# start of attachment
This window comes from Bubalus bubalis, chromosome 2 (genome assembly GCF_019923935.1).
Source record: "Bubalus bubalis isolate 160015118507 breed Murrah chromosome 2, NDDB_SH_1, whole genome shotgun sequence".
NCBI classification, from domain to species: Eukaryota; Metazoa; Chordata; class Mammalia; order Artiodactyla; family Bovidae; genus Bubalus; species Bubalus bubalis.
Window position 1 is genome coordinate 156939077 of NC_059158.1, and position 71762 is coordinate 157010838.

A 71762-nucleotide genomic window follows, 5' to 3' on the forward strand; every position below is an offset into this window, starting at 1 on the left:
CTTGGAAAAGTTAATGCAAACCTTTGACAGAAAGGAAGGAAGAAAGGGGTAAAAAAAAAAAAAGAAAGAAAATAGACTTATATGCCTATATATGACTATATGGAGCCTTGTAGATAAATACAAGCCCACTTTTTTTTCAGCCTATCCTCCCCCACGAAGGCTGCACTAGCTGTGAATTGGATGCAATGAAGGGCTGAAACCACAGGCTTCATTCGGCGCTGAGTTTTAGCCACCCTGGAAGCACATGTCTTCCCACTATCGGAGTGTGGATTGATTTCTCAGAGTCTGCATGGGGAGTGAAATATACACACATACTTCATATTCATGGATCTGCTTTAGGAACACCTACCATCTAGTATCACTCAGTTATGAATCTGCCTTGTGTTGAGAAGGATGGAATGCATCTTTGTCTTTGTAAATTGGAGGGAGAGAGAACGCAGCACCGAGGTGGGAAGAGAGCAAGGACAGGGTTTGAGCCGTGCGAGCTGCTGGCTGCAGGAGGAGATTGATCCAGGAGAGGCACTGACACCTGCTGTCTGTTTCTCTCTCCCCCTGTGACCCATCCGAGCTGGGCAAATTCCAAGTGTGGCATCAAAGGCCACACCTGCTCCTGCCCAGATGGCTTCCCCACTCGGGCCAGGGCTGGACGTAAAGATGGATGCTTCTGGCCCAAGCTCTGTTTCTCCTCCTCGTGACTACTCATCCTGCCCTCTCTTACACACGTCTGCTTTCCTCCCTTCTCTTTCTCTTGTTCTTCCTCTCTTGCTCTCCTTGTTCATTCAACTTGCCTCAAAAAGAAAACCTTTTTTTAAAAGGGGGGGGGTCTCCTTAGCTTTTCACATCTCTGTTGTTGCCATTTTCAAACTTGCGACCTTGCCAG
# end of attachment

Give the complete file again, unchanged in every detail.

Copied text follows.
This window comes from Bubalus bubalis, chromosome 2 (genome assembly GCF_019923935.1).
Source record: "Bubalus bubalis isolate 160015118507 breed Murrah chromosome 2, NDDB_SH_1, whole genome shotgun sequence".
NCBI classification, from domain to species: Eukaryota; Metazoa; Chordata; class Mammalia; order Artiodactyla; family Bovidae; genus Bubalus; species Bubalus bubalis.
Window position 1 is genome coordinate 156939077 of NC_059158.1, and position 71762 is coordinate 157010838.

A 71762-nucleotide genomic window follows, 5' to 3' on the forward strand; every position below is an offset into this window, starting at 1 on the left:
CTTGGAAAAGTTAATGCAAACCTTTGACAGAAAGGAAGGAAGAAAGGGGTAAAAAAAAAAAAAGAAAGAAAATAGACTTATATGCCTATATATGACTATATGGAGCCTTGTAGATAAATACAAGCCCACTTTTTTTTCAGCCTATCCTCCCCCACGAAGGCTGCACTAGCTGTGAATTGGATGCAATGAAGGGCTGAAACCACAGGCTTCATTCGGCGCTGAGTTTTAGCCACCCTGGAAGCACATGTCTTCCCACTATCGGAGTGTGGATTGATTTCTCAGAGTCTGCATGGGGAGTGAAATATACACACATACTTCATATTCATGGATCTGCTTTAGGAACACCTACCATCTAGTATCACTCAGTTATGAATCTGCCTTGTGTTGAGAAGGATGGAATGCATCTTTGTCTTTGTAAATTGGAGGGAGAGAGAACGCAGCACCGAGGTGGGAAGAGAGCAAGGACAGGGTTTGAGCCGTGCGAGCTGCTGGCTGCAGGAGGAGATTGATCCAGGAGAGGCACTGACACCTGCTGTCTGTTTCTCTCTCCCCCTGTGACCCATCCGAGCTGGGCAAATTCCAAGTGTGGCATCAAAGGCCACACCTGCTCCTGCCCAGATGGCTTCCCCACTCGGGCCAGGGCTGGACGTAAAGATGGATGCTTCTGGCCCAAGCTCTGTTTCTCCTCCTCGTGACTACTCATCCTGCCCTCTCTTACACACGTCTGCTTTCCTCCCTTCTCTTTCTCTTGTTCTTCCTCTCTTGCTCTCCTTGTTCATTCAACTTGCCTCAAAAAGAAAACCTTTTTTTAAAAGGGGGGGGGTCTCCTTAGCTTTTCACATCTCTGTTGTTGCCATTTTCAAACTTGCGACCTTGCCAG